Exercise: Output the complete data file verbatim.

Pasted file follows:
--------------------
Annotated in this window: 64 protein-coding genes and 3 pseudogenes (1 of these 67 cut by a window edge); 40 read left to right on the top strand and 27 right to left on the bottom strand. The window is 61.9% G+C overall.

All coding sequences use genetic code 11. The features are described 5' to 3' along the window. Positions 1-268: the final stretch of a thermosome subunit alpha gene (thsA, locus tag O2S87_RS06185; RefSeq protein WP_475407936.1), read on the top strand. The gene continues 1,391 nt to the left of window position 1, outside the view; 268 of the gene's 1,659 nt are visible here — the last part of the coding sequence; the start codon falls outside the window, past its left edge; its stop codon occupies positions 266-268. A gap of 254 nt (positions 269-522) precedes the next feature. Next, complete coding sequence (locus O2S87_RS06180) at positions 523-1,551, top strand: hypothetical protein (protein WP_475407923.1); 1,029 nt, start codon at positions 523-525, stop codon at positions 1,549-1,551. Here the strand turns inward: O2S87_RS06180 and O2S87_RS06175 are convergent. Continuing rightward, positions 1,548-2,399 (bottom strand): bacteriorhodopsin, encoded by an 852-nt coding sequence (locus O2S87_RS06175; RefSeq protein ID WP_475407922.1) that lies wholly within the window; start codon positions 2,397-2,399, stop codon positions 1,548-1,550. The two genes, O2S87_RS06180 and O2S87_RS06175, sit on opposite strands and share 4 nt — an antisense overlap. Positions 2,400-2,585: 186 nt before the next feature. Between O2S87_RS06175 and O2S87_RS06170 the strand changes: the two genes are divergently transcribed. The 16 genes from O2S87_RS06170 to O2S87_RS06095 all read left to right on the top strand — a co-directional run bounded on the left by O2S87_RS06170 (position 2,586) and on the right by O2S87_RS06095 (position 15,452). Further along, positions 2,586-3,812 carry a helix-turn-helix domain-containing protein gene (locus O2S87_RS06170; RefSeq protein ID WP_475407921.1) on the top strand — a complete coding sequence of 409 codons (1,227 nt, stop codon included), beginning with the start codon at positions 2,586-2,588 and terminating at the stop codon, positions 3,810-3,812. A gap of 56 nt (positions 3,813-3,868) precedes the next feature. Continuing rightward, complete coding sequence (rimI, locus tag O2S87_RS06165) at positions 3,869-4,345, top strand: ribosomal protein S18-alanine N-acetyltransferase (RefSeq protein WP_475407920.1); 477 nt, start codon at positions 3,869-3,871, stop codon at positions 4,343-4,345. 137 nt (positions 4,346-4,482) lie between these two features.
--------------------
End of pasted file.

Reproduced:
Annotated in this window: 64 protein-coding genes and 3 pseudogenes (1 of these 67 cut by a window edge); 40 read left to right on the top strand and 27 right to left on the bottom strand. The window is 61.9% G+C overall.

All coding sequences use genetic code 11. The features are described 5' to 3' along the window. Positions 1-268: the final stretch of a thermosome subunit alpha gene (thsA, locus tag O2S87_RS06185; RefSeq protein WP_475407936.1), read on the top strand. The gene continues 1,391 nt to the left of window position 1, outside the view; 268 of the gene's 1,659 nt are visible here — the last part of the coding sequence; the start codon falls outside the window, past its left edge; its stop codon occupies positions 266-268. A gap of 254 nt (positions 269-522) precedes the next feature. Next, complete coding sequence (locus O2S87_RS06180) at positions 523-1,551, top strand: hypothetical protein (protein WP_475407923.1); 1,029 nt, start codon at positions 523-525, stop codon at positions 1,549-1,551. Here the strand turns inward: O2S87_RS06180 and O2S87_RS06175 are convergent. Continuing rightward, positions 1,548-2,399 (bottom strand): bacteriorhodopsin, encoded by an 852-nt coding sequence (locus O2S87_RS06175; RefSeq protein ID WP_475407922.1) that lies wholly within the window; start codon positions 2,397-2,399, stop codon positions 1,548-1,550. The two genes, O2S87_RS06180 and O2S87_RS06175, sit on opposite strands and share 4 nt — an antisense overlap. Positions 2,400-2,585: 186 nt before the next feature. Between O2S87_RS06175 and O2S87_RS06170 the strand changes: the two genes are divergently transcribed. The 16 genes from O2S87_RS06170 to O2S87_RS06095 all read left to right on the top strand — a co-directional run bounded on the left by O2S87_RS06170 (position 2,586) and on the right by O2S87_RS06095 (position 15,452). Further along, positions 2,586-3,812 carry a helix-turn-helix domain-containing protein gene (locus O2S87_RS06170; RefSeq protein ID WP_475407921.1) on the top strand — a complete coding sequence of 409 codons (1,227 nt, stop codon included), beginning with the start codon at positions 2,586-2,588 and terminating at the stop codon, positions 3,810-3,812. A gap of 56 nt (positions 3,813-3,868) precedes the next feature. Continuing rightward, complete coding sequence (rimI, locus tag O2S87_RS06165) at positions 3,869-4,345, top strand: ribosomal protein S18-alanine N-acetyltransferase (RefSeq protein WP_475407920.1); 477 nt, start codon at positions 3,869-3,871, stop codon at positions 4,343-4,345. 137 nt (positions 4,346-4,482) lie between these two features.